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In Europe it has become possible to produce water for injection (WFI) using non-distillation methods since March 2017. The change in the European Pharmacopoeia allows WFI production by means of suitable methods such as reverse osmosis. However, the EU Commission has also pointed out that in order to ensure the quality of a “cold-produced” WFI, other measures have to be taken than those required previously for the mandatory distillation. The robustness of this new process has to be demonstrated. The Q&A document prepared for this purpose by the EMA provides further assistance in some areas, but also leaves many questions unanswered. In addition, the monograph on Highly Purified Water (HPW) will be suppressed as of April 2019. Now, the most obvious question is: how will HPW - after its suppression from the European Pharmacopoeia - become Water for Injection (WFI)?
The Webinar on 25 June will address and answer the following questions:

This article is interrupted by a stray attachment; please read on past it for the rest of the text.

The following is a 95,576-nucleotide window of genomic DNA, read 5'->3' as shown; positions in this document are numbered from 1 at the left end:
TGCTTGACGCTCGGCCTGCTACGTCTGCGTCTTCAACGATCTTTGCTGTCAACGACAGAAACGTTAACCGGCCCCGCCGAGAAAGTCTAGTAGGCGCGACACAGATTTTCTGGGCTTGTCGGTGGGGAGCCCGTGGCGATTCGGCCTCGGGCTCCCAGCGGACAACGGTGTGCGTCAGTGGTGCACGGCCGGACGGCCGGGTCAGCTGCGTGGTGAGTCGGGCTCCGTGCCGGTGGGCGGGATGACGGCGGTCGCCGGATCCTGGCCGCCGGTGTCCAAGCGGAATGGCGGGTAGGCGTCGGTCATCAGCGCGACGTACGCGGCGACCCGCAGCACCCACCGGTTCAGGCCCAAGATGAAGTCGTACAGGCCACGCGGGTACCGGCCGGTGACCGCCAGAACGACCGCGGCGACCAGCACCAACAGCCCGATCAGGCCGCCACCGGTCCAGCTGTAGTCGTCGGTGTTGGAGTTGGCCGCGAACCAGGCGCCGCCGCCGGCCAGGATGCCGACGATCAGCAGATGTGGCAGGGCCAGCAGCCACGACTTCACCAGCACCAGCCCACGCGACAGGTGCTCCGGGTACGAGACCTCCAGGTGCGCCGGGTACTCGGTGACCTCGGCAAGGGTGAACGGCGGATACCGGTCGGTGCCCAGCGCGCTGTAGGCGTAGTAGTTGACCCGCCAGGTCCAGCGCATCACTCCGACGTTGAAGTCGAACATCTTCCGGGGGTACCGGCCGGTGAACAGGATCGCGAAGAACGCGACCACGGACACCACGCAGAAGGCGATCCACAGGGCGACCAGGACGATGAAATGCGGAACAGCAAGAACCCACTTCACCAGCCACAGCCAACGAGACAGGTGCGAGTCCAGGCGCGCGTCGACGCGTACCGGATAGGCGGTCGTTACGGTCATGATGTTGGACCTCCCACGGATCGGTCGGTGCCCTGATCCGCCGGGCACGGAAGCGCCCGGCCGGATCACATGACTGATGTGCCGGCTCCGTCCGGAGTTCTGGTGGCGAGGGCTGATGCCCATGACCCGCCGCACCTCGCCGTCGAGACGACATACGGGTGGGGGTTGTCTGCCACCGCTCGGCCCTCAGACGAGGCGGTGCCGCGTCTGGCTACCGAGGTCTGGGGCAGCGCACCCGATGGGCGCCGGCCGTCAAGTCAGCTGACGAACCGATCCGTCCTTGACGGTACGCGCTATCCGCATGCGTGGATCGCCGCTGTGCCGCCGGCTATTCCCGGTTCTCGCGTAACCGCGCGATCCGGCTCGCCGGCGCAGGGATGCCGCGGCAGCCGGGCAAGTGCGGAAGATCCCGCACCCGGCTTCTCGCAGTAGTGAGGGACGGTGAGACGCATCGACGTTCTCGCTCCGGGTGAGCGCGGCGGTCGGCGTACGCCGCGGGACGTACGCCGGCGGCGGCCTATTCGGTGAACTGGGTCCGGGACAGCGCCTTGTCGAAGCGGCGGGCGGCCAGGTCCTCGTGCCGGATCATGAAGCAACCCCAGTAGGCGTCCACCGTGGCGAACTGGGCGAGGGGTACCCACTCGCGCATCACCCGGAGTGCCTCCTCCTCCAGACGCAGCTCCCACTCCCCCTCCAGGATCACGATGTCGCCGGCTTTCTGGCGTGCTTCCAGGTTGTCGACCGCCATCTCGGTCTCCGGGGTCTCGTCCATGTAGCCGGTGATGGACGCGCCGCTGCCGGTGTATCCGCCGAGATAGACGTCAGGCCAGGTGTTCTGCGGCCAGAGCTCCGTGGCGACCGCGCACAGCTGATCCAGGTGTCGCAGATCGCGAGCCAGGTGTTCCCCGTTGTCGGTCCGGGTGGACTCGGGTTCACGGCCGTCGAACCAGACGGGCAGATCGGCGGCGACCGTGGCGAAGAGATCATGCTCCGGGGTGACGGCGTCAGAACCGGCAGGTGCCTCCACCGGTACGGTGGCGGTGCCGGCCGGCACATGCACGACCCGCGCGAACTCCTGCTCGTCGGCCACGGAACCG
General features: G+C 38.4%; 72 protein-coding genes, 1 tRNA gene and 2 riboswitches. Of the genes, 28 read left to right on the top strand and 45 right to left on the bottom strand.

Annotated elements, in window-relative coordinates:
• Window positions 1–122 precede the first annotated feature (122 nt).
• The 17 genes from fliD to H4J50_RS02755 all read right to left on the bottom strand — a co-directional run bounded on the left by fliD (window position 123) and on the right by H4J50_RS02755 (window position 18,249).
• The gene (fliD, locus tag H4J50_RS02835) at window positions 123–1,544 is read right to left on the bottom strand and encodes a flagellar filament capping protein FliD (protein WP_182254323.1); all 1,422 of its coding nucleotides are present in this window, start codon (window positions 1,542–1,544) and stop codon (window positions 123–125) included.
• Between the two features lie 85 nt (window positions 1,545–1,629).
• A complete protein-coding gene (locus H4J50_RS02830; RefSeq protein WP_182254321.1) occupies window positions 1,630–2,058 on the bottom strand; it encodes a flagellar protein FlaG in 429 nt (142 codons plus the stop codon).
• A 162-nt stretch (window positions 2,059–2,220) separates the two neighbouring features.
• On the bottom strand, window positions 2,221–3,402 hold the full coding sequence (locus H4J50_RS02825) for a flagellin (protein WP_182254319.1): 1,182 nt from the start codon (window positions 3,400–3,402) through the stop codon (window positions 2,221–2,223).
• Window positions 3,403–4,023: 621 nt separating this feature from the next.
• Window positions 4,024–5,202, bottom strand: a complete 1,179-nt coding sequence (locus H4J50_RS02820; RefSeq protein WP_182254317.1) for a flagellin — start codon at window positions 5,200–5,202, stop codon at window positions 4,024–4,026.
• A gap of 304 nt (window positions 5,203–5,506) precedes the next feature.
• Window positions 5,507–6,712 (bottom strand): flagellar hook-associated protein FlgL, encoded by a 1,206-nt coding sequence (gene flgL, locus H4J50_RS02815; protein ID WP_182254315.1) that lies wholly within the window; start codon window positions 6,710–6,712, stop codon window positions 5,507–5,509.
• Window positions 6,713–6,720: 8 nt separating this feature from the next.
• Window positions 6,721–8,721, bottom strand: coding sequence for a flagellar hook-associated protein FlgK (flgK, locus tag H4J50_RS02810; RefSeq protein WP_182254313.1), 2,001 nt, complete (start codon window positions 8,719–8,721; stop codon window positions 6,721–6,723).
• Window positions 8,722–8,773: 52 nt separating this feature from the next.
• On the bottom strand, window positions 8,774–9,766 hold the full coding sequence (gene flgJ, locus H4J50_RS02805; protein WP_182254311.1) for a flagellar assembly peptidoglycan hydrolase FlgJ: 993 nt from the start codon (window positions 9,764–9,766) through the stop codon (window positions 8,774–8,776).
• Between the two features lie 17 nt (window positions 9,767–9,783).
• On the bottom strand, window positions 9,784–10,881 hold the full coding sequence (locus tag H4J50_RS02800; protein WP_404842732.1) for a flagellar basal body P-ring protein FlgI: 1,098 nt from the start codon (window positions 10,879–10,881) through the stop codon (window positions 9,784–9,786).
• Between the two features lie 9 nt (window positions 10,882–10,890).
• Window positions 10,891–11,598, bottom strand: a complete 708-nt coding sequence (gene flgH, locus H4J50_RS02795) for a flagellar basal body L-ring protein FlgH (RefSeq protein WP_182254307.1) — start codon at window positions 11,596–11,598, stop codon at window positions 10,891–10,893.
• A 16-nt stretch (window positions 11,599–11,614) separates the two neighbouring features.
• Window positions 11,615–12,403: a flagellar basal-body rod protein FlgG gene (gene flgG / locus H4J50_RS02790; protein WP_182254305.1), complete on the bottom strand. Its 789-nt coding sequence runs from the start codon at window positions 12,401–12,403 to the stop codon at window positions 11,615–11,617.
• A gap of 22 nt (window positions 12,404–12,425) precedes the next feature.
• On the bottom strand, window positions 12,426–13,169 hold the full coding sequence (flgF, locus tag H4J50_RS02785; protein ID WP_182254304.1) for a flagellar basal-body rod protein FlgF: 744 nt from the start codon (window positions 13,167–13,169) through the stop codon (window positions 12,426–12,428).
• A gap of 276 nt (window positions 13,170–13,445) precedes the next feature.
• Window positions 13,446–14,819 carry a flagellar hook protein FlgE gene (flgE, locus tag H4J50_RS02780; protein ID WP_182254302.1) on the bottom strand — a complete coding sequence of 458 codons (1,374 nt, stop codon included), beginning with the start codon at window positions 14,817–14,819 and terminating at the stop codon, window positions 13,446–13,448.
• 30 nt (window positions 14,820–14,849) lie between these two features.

What is the current regulatory status? What do Pharmaceutical Associations say?
Which technologies are appropriate for the cold production of WFI?
Where do the new risks lie?
What are the measures to counter those risks?
What does happen to existing HPW systems?
How to set up a suitable control strategy?
What is the feedback from pharmaceutical “cold WFI” projects?
The target group of this Webinar are specialists from pharmaceutical companies (production, qualification, quality assurance) as well as from planning and plant engineering who are entrusted with the construction, operation or maintenance of WFI producing equipment.
Fritz Röder (Merck KGaA) is Senior QA Manager Qualification, Validation & Engineering at Merck in Darmstadt. He is a member of the expert group “Water” of the EDQM and the working group “Pharma Water” of the ISPE DACH. He has many years of experience in water treatment through his activities in plant engineering and pharmaceutical companies, including Bayer, Allergan and Merck.
Jochen Schmidt-Nawrot (CRB Group GmbH) has been working in the field of pharmaceutical water for more than 20 years, among others at BWT (Christ), Hager + Elsässer and Chemgineering and is an expert for membrane processes. He is currently Lead Engineer Process Utilities for Pharma and Biotech at the pharmaceutical engineering service provider CRB in Basel. Through numerous publications on WFI without distillation, he has supported the approval of membrane technologies for the production of WFI in Europe.